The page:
and they have a major share of the Indian aviation industry. For example Air Deccan focuses exclusively on south Indian market while Go Air focuses on southern and western India. 5 years back 85% were business travelers. However. Private investors are allowed to establish general airports and captive airstrips while keeping a distance of 150 km from the existing ones. • Airlines have a high "spoilage" rate compared to most other industries. foreign investment up to 74% is permissible through direct approvals while special permissions are required for 100% investment. namely Go Airways. Though the government has tied up with private companies such as GMR and has upgraded airports such Delhi and Banglore but still there is a long way to go. and Kingfisher Air. Once a flight leaves the gate. at $30-35 per man-hour. OPPORTUNITIES • Government allows 100% FDI via the automatic route for the green field airports. About 49% FDI is allowed for investment in domestic airlines via the automatic route. • • Indian labour costs are an advantage. this option is not available for foreign airline corporations. This helped attract consumers for whom air travel was only a dream. This compares with $55-60 in South-East Asia and Middle East and even higher in the USA and Europe.• The entry of low-cost carriers pioneered by Air Deccan helped greatly reduce the costs involved in flying. Now a number of lowcost airlines are operating in India. Complete equity ownership is granted to NRIs (Non . WEAKNESS • All the major players in the aviation industry focus on particular regions rather than focusing on India as a country. Spice Jet. an empty seat is lost and non-revenue producing. The change in lifestyle of people and growth in the disposable income has resulted in an increase in leisure travelers for the past few years. • The unplanned location of airport and the lack of proper infrastructure facilities at the airport. Also.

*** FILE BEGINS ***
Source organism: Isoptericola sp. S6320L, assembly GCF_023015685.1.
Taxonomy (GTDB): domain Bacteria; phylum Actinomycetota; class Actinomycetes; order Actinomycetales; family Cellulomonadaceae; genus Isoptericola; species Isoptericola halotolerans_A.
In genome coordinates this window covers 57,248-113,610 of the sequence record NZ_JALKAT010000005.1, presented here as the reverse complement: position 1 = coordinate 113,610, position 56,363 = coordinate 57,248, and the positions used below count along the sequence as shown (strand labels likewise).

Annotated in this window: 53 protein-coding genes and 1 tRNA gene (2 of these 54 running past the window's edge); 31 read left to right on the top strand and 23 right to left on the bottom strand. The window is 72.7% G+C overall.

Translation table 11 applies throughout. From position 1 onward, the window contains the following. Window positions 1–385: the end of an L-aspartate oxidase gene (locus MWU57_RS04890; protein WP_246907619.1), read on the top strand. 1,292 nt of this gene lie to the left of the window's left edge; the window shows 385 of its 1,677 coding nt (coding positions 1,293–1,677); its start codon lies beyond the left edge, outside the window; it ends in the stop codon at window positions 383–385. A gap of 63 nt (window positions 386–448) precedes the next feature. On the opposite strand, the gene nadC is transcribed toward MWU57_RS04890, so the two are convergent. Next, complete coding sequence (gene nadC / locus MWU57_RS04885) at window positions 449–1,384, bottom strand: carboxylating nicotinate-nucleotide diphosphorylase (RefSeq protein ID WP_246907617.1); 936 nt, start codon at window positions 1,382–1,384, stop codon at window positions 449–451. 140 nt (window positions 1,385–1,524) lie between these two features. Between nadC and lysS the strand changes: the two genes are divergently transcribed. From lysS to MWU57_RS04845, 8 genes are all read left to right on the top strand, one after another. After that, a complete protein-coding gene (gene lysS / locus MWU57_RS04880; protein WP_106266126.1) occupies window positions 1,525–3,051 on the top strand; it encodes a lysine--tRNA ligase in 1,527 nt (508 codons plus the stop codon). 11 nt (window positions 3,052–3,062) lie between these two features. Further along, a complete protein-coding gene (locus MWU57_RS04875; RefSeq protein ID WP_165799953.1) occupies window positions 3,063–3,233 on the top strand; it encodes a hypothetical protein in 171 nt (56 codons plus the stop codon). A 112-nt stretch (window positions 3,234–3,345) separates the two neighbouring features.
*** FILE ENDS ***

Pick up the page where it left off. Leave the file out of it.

21.800 per kilo litre against Rs.800 in the Average International Markets. cabin crew and ground staff. Aviation Turbine Fuel (ATF) prices in India is around Rs. 37. from more fuel efficient aircraft to more automated processes on the ground. . Technology can also result in increased revenue due to customer-friendly service enhancements like in-flight Internet access and other value-added products for which a customer will pay extra. landing and parking charges are 78% higher than the international average. all these policies promote foreign investment in this industry. according to the Investment Commission of India. The fuel bill is 40% of operating cost. • Investment opportunities of US$ 110 billion are being envisaged up to 2020 with US$ 80 billion towards new aircraft and US$ 30 billion towards the development of airport infrastructure. Also there is high attrition rate among the skilled manpower within the aviation industry. • Technology advances can result in cost savings. Furthermore. Thus. Also 20% of the Operational Budget is spent on training pilots. THREATS • One of the basic weaknesses in the aviation industry is the fuel costs which are 70% higher than International standards.Resident Indians). • There is a shortage of skilled manpower which includes pilots. Foreign direct investment up to 74% is allowed for non-scheduled and cargo airlines.